Buy-side waiting for ‘uberisation’ in futures market

The buy-side are unimpressed with new futures offerings, resulting in falling volumes.

Buy-side traders are dissatisfied with the level of new products in the listed futures space, according to panellists at the FIA IDX conference.

Industry efforts have focused on bringing standardisation to the OTC derivatives market, with the introduction swap futures products. However, demand has fallen due to a lack of buy-side participation. 

According to Eileen Herlihy, head of derivatives clearing sales EMEA at JP Morgan, clients have not demanded the current initiatives out there in the market.

“Our clients want to know what is going to be the next ‘uber’ product. We haven’t seen so far, from my perspective, clients knocking on our door saying ‘there is a product we want you to support that we don’t already have on our repertoire,” said Herlihy.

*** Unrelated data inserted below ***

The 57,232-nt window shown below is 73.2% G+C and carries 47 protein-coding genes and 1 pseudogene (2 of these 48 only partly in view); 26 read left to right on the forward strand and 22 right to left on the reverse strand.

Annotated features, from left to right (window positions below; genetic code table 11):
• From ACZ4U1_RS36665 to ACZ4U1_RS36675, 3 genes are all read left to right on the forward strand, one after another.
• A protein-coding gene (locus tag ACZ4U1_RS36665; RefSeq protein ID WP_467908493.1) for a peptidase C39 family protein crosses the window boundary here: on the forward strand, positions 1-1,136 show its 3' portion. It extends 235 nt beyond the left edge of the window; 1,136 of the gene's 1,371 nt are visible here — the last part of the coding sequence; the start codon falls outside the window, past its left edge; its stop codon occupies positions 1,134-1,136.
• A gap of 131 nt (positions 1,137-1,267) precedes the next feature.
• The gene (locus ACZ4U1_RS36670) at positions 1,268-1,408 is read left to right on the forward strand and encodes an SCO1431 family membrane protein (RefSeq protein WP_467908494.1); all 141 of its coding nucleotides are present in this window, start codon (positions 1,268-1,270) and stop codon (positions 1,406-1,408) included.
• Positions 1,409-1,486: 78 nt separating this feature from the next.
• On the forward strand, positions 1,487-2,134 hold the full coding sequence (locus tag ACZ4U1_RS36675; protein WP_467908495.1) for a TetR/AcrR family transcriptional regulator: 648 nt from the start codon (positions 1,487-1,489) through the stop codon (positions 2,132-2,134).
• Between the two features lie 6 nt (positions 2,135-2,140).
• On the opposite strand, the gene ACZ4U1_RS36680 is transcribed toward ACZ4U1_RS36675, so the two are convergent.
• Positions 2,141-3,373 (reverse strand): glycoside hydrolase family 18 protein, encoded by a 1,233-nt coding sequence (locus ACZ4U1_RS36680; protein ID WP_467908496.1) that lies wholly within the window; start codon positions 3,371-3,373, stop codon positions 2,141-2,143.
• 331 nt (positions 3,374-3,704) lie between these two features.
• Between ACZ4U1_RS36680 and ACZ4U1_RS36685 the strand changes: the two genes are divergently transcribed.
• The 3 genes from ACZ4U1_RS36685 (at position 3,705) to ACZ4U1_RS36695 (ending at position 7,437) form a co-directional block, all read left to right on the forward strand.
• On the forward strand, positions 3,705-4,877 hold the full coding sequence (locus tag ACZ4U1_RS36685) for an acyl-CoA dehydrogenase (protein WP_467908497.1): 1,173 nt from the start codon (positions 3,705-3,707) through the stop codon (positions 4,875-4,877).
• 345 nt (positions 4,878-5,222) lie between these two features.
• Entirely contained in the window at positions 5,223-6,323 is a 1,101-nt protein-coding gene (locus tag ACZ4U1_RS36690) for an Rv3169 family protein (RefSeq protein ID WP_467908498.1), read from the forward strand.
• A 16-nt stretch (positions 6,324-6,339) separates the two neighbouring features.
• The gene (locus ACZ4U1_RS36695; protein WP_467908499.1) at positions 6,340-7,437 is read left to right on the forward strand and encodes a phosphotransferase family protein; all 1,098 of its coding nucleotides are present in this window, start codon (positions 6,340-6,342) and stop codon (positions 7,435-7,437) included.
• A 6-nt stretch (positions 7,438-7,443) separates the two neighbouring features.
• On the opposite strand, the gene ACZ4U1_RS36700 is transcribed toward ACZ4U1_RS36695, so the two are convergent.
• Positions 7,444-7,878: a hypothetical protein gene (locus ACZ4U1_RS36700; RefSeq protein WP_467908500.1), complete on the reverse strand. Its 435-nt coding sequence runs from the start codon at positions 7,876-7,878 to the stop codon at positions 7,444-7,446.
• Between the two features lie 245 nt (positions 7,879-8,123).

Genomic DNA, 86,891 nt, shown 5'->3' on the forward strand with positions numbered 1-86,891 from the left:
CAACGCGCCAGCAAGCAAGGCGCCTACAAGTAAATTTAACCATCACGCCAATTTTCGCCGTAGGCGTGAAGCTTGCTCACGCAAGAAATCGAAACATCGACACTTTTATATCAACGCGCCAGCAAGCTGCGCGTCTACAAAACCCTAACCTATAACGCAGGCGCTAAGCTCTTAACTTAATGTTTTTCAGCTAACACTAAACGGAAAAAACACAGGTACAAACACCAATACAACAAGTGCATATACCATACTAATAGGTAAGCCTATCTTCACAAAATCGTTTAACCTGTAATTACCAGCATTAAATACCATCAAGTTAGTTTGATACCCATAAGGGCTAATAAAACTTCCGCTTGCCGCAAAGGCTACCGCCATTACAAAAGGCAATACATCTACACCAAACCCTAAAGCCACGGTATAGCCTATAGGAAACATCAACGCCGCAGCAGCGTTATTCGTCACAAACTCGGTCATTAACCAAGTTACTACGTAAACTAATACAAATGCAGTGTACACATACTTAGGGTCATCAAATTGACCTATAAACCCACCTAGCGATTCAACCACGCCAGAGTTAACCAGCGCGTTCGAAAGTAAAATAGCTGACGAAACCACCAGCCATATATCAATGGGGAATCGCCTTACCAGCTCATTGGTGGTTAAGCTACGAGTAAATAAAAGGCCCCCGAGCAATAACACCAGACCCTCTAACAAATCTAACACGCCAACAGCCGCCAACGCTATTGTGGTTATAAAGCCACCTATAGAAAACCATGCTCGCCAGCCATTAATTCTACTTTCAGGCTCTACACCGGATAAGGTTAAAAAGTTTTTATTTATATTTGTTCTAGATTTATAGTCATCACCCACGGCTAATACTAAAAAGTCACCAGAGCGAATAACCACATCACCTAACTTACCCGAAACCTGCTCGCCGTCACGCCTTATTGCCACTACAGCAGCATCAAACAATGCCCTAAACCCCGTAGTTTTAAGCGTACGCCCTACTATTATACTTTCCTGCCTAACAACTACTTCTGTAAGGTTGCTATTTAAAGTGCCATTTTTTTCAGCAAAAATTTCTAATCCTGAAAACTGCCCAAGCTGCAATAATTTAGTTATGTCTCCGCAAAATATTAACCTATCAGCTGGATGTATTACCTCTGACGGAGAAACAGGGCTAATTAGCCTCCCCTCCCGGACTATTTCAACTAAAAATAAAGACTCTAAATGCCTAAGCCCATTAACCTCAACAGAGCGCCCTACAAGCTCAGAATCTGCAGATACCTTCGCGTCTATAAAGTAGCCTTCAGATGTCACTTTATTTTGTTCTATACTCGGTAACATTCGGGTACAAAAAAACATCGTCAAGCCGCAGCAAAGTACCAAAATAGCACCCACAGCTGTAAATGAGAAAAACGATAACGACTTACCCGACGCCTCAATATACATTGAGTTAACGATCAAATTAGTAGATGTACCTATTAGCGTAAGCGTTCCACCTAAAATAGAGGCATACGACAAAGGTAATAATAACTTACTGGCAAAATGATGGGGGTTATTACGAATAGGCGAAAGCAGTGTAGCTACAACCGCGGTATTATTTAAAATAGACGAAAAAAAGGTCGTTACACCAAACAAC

“For the majority of our clients the focus is moving traditionally bilateral OTC products into the cleared space rather than looking at listed products.”

Last month the frontloading obligation began for large asset managers, meaning they will now have to retrospectively clear their existing interest rate swaps trades.

Russ Oxley, head of fixed income absolute return at Old Mutual Global Investors, believes there is a high demand for more cost-efficient listed futures products, however the proliferation of new initiatives is not happening fast enough.

 “We can’t be left with having fragmented trading strategies in different areas,” Oxley explained.

“Given the banks don’t want to warehouse the risk anymore, we need a proliferation of products and more granularity.”

Stephen Taylor, chief risk officer at Tower Trading Group, agreed that the industry needs to be more inventive around the products operating in the new regulatory environment.

“If the migration of bilateral OTC products to centrally cleared listed products is the direction the world wants, we have to look at ways to provide not just the instruments but the mechanisms to transfer risk, and the flow dynamics that are necessary  to be attractive [to the buy-side],” said Taylor.

“There is no good mechanism to bring in the large tick sizes and large transfers of risk from the buy-side community into the listed markets because they are developed on a volume focus model. We have to think differently about mechanisms which allow the buy-side to face up against liquidity providers that can warehouse the risk for a longer time period.”